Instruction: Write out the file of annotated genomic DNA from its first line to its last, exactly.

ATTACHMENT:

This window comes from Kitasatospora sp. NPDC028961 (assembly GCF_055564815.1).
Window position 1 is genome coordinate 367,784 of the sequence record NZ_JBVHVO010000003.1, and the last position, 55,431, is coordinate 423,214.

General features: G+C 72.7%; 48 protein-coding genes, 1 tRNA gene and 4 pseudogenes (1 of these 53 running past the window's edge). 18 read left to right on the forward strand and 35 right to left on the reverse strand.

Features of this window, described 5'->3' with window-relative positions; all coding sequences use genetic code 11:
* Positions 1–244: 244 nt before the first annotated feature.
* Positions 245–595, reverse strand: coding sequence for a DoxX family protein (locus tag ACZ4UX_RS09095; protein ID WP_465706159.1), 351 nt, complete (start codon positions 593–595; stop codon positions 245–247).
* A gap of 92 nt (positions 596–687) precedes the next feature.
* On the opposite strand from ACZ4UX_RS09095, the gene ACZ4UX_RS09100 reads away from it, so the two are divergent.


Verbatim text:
This window comes from Kitasatospora sp. NPDC028961 (assembly GCF_055564815.1).
Window position 1 is genome coordinate 367,784 of the sequence record NZ_JBVHVO010000003.1, and the last position, 55,431, is coordinate 423,214.

General features: G+C 72.7%; 48 protein-coding genes, 1 tRNA gene and 4 pseudogenes (1 of these 53 running past the window's edge). 18 read left to right on the forward strand and 35 right to left on the reverse strand.

Features of this window, described 5'->3' with window-relative positions; all coding sequences use genetic code 11:
* Positions 1–244: 244 nt before the first annotated feature.
* Positions 245–595, reverse strand: coding sequence for a DoxX family protein (locus tag ACZ4UX_RS09095; protein ID WP_465706159.1), 351 nt, complete (start codon positions 593–595; stop codon positions 245–247).
* A gap of 92 nt (positions 596–687) precedes the next feature.
* On the opposite strand from ACZ4UX_RS09095, the gene ACZ4UX_RS09100 reads away from it, so the two are divergent.